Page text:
Hunter

First Sergeant
Joined
Apr 23, 2016
Well! This is quite intriguing. I did come across a notation of Willie Forrest being named Knight of Tennessee. Nothing else, though! No telling what that was really about but this is a new line of inquiry. Thanks! :thumbsup:

You are welcome!
 

Hunter

First Sergeant
Joined
Apr 23, 2016
The tournament craze was influenced by Sir Walter Scott's writings.

As usual, you are correct. Knights like him and others were seen by southerners as the perfect examples of what men ought to be. Their virtues were instilled in young men from elite families, and this created a mindset that led them to gallantly respond to outside threats to women and families. It was, therefore, easy for secessionists to push their buttons.
 

diane

Retired User
Joined
Jan 23, 2010
Location
State of Jefferson
The tournament craze was influenced by Sir Walter Scott's writings.

I didn't know about the tournaments, but I did know Sir Walter Scott had a tremendous influence on the aristocratic youth of the South, before the CW as well as after. He was the source of the 'swords-and-roses' cavalier many Southern young men conceived themselves to be. Turner Ashby, for instance, was nicknamed the Black Knight. Scott wasn't just popular in the South but all over, however his romanticism and harking back to a nobler day really struck a note in the South. In fact, Sherman was a fan. As he was walking around a plantation that had been destroyed, he noticed a book lying on the front walk and picked it up - it happened to be Sir Walter Scott's latest. Sherman hadn't read it yet so he pocketed it - the only known bit of looting he did himself!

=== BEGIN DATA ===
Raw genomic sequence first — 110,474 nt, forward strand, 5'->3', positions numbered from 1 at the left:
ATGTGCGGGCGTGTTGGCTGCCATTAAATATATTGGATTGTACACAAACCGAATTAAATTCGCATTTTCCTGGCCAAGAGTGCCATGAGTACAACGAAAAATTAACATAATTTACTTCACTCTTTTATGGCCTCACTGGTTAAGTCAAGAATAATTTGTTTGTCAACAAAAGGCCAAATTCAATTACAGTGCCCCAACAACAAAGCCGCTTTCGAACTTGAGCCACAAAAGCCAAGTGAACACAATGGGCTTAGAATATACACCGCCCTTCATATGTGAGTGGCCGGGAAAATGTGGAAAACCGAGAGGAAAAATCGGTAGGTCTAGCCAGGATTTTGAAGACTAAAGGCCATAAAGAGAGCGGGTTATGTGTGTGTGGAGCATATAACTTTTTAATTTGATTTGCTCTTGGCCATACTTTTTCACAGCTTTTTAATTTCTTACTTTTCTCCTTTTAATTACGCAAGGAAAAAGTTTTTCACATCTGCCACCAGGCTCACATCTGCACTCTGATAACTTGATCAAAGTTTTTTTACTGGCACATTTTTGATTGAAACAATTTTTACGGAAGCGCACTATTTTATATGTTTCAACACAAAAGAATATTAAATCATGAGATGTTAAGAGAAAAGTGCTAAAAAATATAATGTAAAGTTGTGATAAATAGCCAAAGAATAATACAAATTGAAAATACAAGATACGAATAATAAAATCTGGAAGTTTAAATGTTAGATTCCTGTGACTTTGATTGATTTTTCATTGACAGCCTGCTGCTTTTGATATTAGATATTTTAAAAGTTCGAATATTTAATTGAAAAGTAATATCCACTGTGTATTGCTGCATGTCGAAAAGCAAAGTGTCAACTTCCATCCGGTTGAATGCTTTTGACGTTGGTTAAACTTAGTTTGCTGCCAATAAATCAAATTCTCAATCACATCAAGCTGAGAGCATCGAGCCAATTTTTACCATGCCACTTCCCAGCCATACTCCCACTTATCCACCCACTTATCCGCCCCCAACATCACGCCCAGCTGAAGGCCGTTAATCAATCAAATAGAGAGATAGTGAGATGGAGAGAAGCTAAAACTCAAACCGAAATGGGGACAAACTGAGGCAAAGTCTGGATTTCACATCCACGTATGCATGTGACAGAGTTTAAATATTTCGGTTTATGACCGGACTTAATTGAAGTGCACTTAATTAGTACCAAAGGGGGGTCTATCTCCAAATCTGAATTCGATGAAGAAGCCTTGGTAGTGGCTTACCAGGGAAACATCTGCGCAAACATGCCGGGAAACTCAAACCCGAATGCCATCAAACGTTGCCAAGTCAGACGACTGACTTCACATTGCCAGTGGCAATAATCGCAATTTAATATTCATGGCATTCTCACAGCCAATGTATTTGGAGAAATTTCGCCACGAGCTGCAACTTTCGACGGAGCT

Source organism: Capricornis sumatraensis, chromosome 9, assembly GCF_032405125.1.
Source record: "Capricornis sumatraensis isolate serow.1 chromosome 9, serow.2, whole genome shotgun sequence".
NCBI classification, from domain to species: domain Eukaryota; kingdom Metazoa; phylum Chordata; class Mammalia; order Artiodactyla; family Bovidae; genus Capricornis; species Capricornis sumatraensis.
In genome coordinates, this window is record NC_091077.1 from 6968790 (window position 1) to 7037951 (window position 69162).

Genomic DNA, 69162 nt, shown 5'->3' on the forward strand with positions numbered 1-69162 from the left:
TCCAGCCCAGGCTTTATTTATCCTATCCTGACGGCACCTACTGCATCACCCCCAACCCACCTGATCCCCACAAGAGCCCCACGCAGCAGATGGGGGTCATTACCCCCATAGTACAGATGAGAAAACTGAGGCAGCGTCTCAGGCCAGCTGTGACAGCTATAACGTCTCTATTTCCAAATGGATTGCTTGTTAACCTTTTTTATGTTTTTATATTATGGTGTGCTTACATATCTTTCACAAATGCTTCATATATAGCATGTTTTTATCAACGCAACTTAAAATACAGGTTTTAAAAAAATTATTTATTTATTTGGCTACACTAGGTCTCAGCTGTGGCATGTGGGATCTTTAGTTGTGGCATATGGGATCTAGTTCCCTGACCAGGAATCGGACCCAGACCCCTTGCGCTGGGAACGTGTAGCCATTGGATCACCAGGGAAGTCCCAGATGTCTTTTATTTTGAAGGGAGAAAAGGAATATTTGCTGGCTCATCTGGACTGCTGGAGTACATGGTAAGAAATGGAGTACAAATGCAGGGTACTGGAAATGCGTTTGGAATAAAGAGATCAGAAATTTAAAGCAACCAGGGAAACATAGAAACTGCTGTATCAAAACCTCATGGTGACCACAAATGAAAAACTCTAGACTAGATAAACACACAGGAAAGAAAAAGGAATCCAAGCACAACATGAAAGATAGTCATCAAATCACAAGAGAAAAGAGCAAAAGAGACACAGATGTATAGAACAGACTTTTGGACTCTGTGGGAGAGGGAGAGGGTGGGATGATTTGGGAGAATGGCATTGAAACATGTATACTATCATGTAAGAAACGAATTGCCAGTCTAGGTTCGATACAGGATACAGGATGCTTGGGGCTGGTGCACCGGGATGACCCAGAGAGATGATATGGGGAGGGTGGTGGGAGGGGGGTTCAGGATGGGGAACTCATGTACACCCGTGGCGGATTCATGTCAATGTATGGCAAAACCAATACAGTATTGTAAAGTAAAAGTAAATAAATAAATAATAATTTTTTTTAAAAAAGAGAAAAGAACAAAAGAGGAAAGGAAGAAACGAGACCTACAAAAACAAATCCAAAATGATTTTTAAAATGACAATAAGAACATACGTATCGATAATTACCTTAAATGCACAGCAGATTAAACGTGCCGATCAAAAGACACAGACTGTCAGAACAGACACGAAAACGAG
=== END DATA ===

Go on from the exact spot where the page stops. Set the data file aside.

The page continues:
However, I wonder about the connection with the klan. Never have seen anywhere Forrest ever attended one of these events, or how they would be useful in keeping a para-military organization in training. I'm thinking - without really having any reliable sources - that it may be many klansmen participated, not that it was a klan activity. Willie, for instance, stayed in the klan despite his father's having left it.
 

Hunter

First Sergeant
Joined
Apr 23, 2016
I didn't know about the tournaments, but I did know Sir Walter Scott had a tremendous influence on the aristocratic youth of the South, before the CW as well as after. He was the source of the 'swords-and-roses' cavalier many Southern young men conceived themselves to be. Turner Ashby, for instance, was nicknamed the Black Knight. Scott wasn't just popular in the South but all over, however his romanticism and harking back to a nobler day really struck a note in the South. In fact, Sherman was a fan. As he was walking around a plantation that had been destroyed, he noticed a book lying on the front walk and picked it up - it happened to be Sir Walter Scott's latest. Sherman hadn't read it yet so he pocketed it - the only known bit of looting he did himself!

However, I wonder about the connection with the klan. Never have seen anywhere Forrest ever attended one of these events, or how they would be useful in keeping a para-military organization in training. I'm thinking - without really having any reliable sources - that it may be many klansmen participated, not that it was a klan activity. Willie, for instance, stayed in the klan despite his father's having left it.

While researching the reconstruction era in Alabama, I kept a close eye on Forrest's activities and noted he presided over several tournaments in Tennessee, Mississippi, and Alabama during the period the Klan was forming and expanding. These tournaments were perfect for recruiting and training cavalry in the art of fighting from horseback.
 

Drew

Major
Joined
Oct 22, 2012